Swarajya’s new series called ‘Ritu’

There is no essential difference between classical and popular music. Music is music. I want to communicate with the listener who finds classical music remote.

These words of Ustad Amjad Ali Khan best sum up the intent of our new series on music, called Ritu.

The Indian calendar year can be divided into six ritus or seasons, namely vasant or spring, grishma or summer, varsha or monsoon, sharad or autumn, hemant or pre-winter and shishir or winter. Each has its set of customs, colours, food, festivals and music. Each season also has ragas it calls its own, which convey all the emotions associated with the time of the year. In this series, published every Sunday, our readers shall have a rendezvous with the ritus, one raga at a time.

What better time than varsha ritu (monsoon) to take off on this musical sojourn?

Drenched in the Sounds of the Rain

The rains can lift the spirits of an entire nation. The trees appear to smile and dance to the tunes of the beautiful balmy sunlight that reaches us filtered through the clouds. Every person feels a kind of optimism that not even potholes can affect. The kind of optimism that forces you to leave weight-watching aside, and indulge in pakodas with chai. Add to the optimism and the pakodas and chai a melodious playlist, and you’re sure to hit the perfect aural sweet spot.

Music and the monsoon have long had an association in different traditions around the world. The Egyptians and the Shamans have had their versions of worshipping the rain gods, but no tradition has been more vocal about the connection between music and the rains than ours. In fact, in Hindustani classical music, there’s a whole group of ragas, called Malhar, devoted to the rains. Megh Malhar, Miyan Malhar, Gaud Malhar, Sur Malhar are some of the main members of the Malhar family, singing to us the stories of the rains.

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Speaking of stories, Indians have been brought up on a diet of stories, folklore and legends, those that walk the thin line between fact and fiction. Often, music is seen as an integral part of such Indian mythology and legends. The legendary singer Tansen once sang raga Deepak in Emperor Akbar’s royal court, they say. Raga Deepak is supposed to create immense heat. The legend goes that he lit all the lamps in the courtroom with his vocals. But, things got more intense than he had expected.

According to the legend, the raga that Tansen sang made him feel very uncomfortable. He started feeling an incurable heat in his body. He is said to have roamed around all over the subcontinent looking for a solution to his plight but couldn’t find any, till he was introduced to the two sisters, Tana and Riri. The sisters from Vadnagar, Gujarat, Tana and Riri were famous for their sublime singing. Tansen went to them seeking to quench the heat that had brought him much distress. The sisters sang to him raga Malhar (the hero of our story), which wooed the clouds that came and poured their hearts out. The celestial rain finally cured Tansen of his condition, and he went back home with a smile on his face.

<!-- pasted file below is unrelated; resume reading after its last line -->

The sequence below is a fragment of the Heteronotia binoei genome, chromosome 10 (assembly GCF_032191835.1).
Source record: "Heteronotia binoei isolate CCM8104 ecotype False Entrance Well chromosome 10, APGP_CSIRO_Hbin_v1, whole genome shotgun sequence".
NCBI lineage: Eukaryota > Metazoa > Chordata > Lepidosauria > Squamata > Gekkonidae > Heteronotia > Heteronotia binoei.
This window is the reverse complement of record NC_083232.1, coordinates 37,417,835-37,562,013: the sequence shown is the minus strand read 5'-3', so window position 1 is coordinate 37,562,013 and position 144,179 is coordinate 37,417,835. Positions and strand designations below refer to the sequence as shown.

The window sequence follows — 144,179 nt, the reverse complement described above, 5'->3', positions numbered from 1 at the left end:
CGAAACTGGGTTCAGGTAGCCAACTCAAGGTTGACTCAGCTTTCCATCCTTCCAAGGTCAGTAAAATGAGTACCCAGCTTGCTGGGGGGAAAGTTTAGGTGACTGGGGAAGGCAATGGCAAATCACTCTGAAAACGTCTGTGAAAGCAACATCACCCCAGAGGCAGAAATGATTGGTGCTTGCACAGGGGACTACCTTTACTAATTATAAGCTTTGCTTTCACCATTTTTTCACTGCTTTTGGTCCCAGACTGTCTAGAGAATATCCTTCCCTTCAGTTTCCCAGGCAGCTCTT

The video below is from a Gujarati film, Tanariri, in which at 5:27 minutes, you see Tansen being healed by the rains that the sisters have called upon.

Being a music therapist and fortunate enough to be trained in Hindustani classical music, my personal take on the legends of raga Malhar being able to summon the rains is different. If you look into Vedic traditions, sound healing was a part of Ayurveda; and if you look deeper into the scriptures, you discover that the combination of notes in the ragas of Malhar and its sub-types help cure ailments that might involve the lungs and one’s breathing.

Since people are more susceptible to having such problems in the rains, it was a norm to sing and listen to these ragas in this season. Gradually, I assume, folklore and legends must have been built around the science. Of course, a regular Malhar raga may not be therapy per se, but a nice classical rendition of Miyan Malhar by Ustad Rashid Khan can only do one good.

Bollywood too has used the raga effectively, often in its pure form as well.

One of the most well-known Indian musicians in the world, Ustad Zakir Hussain, has used Miyan Malhar in the film Saaz (1997), as a music director. Devaki Pandit sings the song effortlessly.

Not to forget this hilarious take on the raga from the film Boot Polish (1953). Can you believe that this is a song about balding? That too, in classical style. You can’t miss this one.

Now that you have a fair idea of the kind of songs the raga could produce, let me now give you my personal all-time favourite, in raga Sur Malhar. Composed by the one and only Madan Mohan and sung by the legendary Lata Mangeshkar, the song from the film Chirag (1969) is an absolute treat to the ears.

But it’s not that Malhar is outdated. If you remember Fuzon (2002), the Pakistani band that brought Shafqat Amanat Ali to the world. They had this song in their album. A rocker’s delight, and a classical aficionado’s paradise.

The Ajay Devgn and Aishwarya Rai-starrer film Raincoat (2004) also had a heart-wrenching, beautiful song loosely based on Miyan Malhar.

But what’s an article about music and the rains without a rain quote? (See what I did there?)

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Rumi says, “Rush out in the rain, to be soaked with the sky.”

So let’s be one with the sky, one with the rains.

Let’s be one with our joys, and one with our pains.

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